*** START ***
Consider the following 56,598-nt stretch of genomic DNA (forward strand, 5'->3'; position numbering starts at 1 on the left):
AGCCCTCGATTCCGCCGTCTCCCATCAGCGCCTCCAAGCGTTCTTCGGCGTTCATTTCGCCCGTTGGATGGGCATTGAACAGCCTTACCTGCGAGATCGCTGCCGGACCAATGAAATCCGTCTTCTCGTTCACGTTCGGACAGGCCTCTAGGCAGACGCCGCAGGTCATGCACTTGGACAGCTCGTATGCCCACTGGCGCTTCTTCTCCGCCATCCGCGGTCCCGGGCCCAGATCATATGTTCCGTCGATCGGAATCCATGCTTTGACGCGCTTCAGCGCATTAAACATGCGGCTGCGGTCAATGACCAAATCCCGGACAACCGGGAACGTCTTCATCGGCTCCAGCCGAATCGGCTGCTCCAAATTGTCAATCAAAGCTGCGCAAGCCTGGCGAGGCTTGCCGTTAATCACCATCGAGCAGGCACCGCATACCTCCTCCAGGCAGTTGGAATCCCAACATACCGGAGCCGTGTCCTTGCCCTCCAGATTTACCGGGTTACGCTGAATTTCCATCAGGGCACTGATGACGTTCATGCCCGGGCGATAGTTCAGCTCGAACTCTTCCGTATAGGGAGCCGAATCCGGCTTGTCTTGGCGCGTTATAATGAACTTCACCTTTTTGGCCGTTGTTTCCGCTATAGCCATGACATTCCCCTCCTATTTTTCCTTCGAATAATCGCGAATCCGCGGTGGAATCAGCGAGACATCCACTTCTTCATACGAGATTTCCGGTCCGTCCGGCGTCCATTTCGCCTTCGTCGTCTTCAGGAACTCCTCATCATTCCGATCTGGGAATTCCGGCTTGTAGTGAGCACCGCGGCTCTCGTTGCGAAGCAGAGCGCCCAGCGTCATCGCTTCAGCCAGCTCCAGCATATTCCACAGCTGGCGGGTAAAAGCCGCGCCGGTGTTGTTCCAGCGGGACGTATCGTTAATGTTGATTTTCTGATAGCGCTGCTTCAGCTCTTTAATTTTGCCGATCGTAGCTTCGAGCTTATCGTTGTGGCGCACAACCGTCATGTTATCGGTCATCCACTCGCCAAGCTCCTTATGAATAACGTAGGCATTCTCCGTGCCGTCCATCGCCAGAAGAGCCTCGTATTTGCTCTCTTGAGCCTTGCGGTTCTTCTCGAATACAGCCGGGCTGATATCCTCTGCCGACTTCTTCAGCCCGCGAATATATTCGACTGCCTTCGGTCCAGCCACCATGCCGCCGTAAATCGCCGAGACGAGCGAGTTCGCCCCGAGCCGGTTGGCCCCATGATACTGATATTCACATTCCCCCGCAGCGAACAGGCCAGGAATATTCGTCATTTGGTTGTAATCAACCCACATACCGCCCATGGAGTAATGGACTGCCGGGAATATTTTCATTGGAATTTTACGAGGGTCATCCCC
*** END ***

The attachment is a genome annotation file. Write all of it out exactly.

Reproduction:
Consider the following 56,598-nt stretch of genomic DNA (forward strand, 5'->3'; position numbering starts at 1 on the left):
AGCCCTCGATTCCGCCGTCTCCCATCAGCGCCTCCAAGCGTTCTTCGGCGTTCATTTCGCCCGTTGGATGGGCATTGAACAGCCTTACCTGCGAGATCGCTGCCGGACCAATGAAATCCGTCTTCTCGTTCACGTTCGGACAGGCCTCTAGGCAGACGCCGCAGGTCATGCACTTGGACAGCTCGTATGCCCACTGGCGCTTCTTCTCCGCCATCCGCGGTCCCGGGCCCAGATCATATGTTCCGTCGATCGGAATCCATGCTTTGACGCGCTTCAGCGCATTAAACATGCGGCTGCGGTCAATGACCAAATCCCGGACAACCGGGAACGTCTTCATCGGCTCCAGCCGAATCGGCTGCTCCAAATTGTCAATCAAAGCTGCGCAAGCCTGGCGAGGCTTGCCGTTAATCACCATCGAGCAGGCACCGCATACCTCCTCCAGGCAGTTGGAATCCCAACATACCGGAGCCGTGTCCTTGCCCTCCAGATTTACCGGGTTACGCTGAATTTCCATCAGGGCACTGATGACGTTCATGCCCGGGCGATAGTTCAGCTCGAACTCTTCCGTATAGGGAGCCGAATCCGGCTTGTCTTGGCGCGTTATAATGAACTTCACCTTTTTGGCCGTTGTTTCCGCTATAGCCATGACATTCCCCTCCTATTTTTCCTTCGAATAATCGCGAATCCGCGGTGGAATCAGCGAGACATCCACTTCTTCATACGAGATTTCCGGTCCGTCCGGCGTCCATTTCGCCTTCGTCGTCTTCAGGAACTCCTCATCATTCCGATCTGGGAATTCCGGCTTGTAGTGAGCACCGCGGCTCTCGTTGCGAAGCAGAGCGCCCAGCGTCATCGCTTCAGCCAGCTCCAGCATATTCCACAGCTGGCGGGTAAAAGCCGCGCCGGTGTTGTTCCAGCGGGACGTATCGTTAATGTTGATTTTCTGATAGCGCTGCTTCAGCTCTTTAATTTTGCCGATCGTAGCTTCGAGCTTATCGTTGTGGCGCACAACCGTCATGTTATCGGTCATCCACTCGCCAAGCTCCTTATGAATAACGTAGGCATTCTCCGTGCCGTCCATCGCCAGAAGAGCCTCGTATTTGCTCTCTTGAGCCTTGCGGTTCTTCTCGAATACAGCCGGGCTGATATCCTCTGCCGACTTCTTCAGCCCGCGAATATATTCGACTGCCTTCGGTCCAGCCACCATGCCGCCGTAAATCGCCGAGACGAGCGAGTTCGCCCCGAGCCGGTTGGCCCCATGATACTGATATTCACATTCCCCCGCAGCGAACAGGCCAGGAATATTCGTCATTTGGTTGTAATCAACCCACATACCGCCCATGGAGTAATGGACTGCCGGGAATATTTTCATTGGAATTTTACGAGGGTCATCCCC